Located on the southern tip of Hawaii's Big Island, Papakōlea Beach is more commonly referred to as Green Sand Beach.
Papakōlea Beach's sand is made of tiny olivine crystals from the surrounding lava rocks that are trapped in the 49,000 year-old Pu'u Mahana cinder cone by the waters of Mahana Bay
(Courtesy jonny-mt/Wikimedia Commons)
You can take the two-mile hike along the southernmost point in the U.S.A. for a glimpse of the uniquely olive-green sand.
The colorful red sand of Santorini's Kokkini Beach is a result of the surrounding iron-rich black and red lava rocks left over from the ancient volcanic activity of Thira, the impressive volcano that erupted and essentially shaped the island in 1450 B.C.
Kokkini Beach is set at the base of giant red cliffs that rise high over crystal-blue Mediterranean waters.
It's best to visit Kokkini in the early morning hours—the sand heats up under the warm Mediterranean sun.
What makes this Pink Sand Beach in the Bahamas so pink? Thousands of broken coral pieces, shells, and calcium carbonate materials left behind by foraminifera (tiny marine creatures with red and pink shells).
(Courtesy Mike’s Birds/Flickr)
Many beaches on Harbour Island in the Bahamas have rosy sand.
New Zealand's stunning Muriwai Black Sand Beach is a 37-mile stretch of sparkling black sand.
Black sand beaches are typically a result of an island's explosive volcanic past—the rich color is a result of a mixture of iron, titanium, and several other volcanic materials.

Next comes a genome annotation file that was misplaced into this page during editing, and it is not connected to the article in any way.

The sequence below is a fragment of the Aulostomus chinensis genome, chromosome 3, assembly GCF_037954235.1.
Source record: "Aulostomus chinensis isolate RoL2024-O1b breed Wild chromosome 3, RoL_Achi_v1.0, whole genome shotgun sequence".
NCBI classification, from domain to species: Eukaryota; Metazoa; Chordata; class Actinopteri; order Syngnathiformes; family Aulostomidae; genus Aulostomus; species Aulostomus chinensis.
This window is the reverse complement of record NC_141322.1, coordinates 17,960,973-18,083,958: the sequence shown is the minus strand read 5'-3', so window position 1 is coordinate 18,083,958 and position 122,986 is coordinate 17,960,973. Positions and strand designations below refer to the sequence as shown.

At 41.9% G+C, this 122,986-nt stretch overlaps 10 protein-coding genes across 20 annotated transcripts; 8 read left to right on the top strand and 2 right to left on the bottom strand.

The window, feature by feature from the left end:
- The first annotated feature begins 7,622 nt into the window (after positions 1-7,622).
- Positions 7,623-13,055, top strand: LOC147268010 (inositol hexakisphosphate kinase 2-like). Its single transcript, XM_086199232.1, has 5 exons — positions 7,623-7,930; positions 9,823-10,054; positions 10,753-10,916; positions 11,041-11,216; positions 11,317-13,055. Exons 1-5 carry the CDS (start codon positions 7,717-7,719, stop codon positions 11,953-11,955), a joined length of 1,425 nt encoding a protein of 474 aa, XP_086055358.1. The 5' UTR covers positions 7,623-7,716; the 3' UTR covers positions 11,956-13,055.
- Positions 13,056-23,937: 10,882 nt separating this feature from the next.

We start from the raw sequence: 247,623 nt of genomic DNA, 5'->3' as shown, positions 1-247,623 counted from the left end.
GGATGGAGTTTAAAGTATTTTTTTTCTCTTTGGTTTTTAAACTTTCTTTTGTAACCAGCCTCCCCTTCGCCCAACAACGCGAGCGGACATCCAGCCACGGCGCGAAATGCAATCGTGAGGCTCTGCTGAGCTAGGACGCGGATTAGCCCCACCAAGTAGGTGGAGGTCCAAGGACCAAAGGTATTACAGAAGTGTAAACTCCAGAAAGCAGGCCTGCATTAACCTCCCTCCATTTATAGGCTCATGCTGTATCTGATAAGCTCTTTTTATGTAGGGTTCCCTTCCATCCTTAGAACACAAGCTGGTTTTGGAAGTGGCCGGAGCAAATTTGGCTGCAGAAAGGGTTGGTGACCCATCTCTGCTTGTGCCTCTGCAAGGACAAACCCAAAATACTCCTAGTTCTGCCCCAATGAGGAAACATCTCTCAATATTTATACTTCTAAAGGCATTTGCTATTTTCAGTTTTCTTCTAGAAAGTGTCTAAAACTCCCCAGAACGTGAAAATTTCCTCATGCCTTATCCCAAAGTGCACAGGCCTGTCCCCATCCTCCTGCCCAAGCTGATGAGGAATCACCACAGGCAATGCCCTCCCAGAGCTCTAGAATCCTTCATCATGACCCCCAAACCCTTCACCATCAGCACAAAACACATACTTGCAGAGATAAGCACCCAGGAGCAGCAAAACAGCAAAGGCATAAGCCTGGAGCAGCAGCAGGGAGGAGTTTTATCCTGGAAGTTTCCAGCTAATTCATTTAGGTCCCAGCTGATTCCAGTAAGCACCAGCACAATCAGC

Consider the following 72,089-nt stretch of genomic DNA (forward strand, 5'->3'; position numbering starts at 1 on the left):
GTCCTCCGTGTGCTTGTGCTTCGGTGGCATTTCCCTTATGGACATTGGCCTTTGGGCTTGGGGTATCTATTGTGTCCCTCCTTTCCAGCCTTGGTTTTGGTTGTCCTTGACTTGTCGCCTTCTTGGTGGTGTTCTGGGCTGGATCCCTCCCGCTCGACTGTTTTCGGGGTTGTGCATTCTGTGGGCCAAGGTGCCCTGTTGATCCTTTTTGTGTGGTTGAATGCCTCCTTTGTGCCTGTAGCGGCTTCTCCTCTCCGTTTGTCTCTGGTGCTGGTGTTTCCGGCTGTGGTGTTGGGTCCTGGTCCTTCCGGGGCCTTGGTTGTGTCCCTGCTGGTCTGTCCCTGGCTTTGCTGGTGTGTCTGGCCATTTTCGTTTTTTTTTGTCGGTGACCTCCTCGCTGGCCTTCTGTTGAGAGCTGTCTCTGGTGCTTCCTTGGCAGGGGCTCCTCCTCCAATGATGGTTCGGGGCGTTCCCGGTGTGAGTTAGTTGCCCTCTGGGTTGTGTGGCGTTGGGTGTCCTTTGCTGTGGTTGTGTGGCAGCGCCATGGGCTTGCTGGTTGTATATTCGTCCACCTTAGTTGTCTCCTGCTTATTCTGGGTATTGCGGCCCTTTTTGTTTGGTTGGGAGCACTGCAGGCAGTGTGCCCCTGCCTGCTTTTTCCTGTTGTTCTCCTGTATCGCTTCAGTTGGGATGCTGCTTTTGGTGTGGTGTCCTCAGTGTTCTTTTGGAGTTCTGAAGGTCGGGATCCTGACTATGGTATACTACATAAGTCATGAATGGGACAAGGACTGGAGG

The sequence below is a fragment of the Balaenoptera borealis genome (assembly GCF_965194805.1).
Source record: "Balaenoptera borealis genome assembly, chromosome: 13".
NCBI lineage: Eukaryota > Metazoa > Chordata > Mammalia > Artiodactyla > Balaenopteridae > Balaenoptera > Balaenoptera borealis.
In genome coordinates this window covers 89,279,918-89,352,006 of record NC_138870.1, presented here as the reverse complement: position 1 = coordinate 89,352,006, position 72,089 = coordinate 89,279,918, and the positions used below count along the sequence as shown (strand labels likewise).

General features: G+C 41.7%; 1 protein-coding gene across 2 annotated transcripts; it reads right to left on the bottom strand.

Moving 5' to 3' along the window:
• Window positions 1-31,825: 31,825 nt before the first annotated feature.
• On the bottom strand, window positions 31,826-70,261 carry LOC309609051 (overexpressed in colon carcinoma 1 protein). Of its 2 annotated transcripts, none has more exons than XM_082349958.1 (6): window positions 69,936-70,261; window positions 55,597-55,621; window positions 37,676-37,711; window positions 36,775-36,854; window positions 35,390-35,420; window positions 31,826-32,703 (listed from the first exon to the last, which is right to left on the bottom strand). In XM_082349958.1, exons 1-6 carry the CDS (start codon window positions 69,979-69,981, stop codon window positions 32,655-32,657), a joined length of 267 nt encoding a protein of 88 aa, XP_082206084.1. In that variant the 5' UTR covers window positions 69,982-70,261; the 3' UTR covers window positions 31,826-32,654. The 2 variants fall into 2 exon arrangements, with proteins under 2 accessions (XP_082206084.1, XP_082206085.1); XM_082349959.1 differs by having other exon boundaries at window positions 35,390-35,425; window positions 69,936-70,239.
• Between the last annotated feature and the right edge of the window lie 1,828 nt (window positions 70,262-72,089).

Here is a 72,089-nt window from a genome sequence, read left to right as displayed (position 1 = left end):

Just a 40-minute ride west of downtown Auckland, Muriwai Black Sand Beach is an easy day trip.
Head to the northern coastline of Pfeiffer Beach, in Big Sur, CA, where patches of violet and deep-purple sand can be found.
(Courtesy John Loo/Flickr)
The source for the purple sand at Pfeiffer Beach is large deposits of quartz and manganese garnet originating in the nearby hills being washed down from the creek to its final resting place along the Pacific.
The northern corner of Italy's island of Sardinia is home to Porto Ferro, a stretch of oddly orange-colored sand thanks to a unique mixture of the area's native orange limestone, crushed shells, and other volcanic deposits.
(Courtesy Daygum/Wikimedia Commons)
This area of Sardinia is also known for its scenic bike and hiking paths, and three Spanish lookout towers that date back to the 1600s.
This pristine area of Sardinia is also a popular spot for diving, surfing, and windsurfing.
There are 74 different hues in the sand at Australia's Rainbow Beach, a clandestine combination of erosion and iron oxide buildup that has been occurring since the last ice age.
According to an ancient Aboriginal legend, the sands at Rainbow Beach are a result of the rainbow spirit falling onto the large beachside cliffs after losing a battle over a beautiful woman.
Rainbow Beach is a three-hour drive north of Brisbane on the Sunshine Coast of northeast Queensland.
It's worth the trip to California's remote Shelter Cove to see the gray-colored sand, the result of years of erosion of the nearby gray-shale cliffs along the shore.
Shelter Cove is also known for its scenic coastal drives, hikes, and an abundant source of wildlife at the nearby 68,000-acre King Range National Conservation Area.
Shelter Cove is along "The Lost Coast" just above Mendocino County and about an hour south of Humboldt Redwoods State Park.
The sand doesn't get much whiter than at Crescent Beach, located on Florida's Siesta Key.
The sand along Florida's Crescent Beach is 99 percent pure quartz, which has traveled down Florida's rivers from the Appalachian Mountains.
The best part about Crescent Beach's sand: Not only does it feel like you're walking through powdered sugar, but it will never heat up no matter how hot the Florida sun beats down.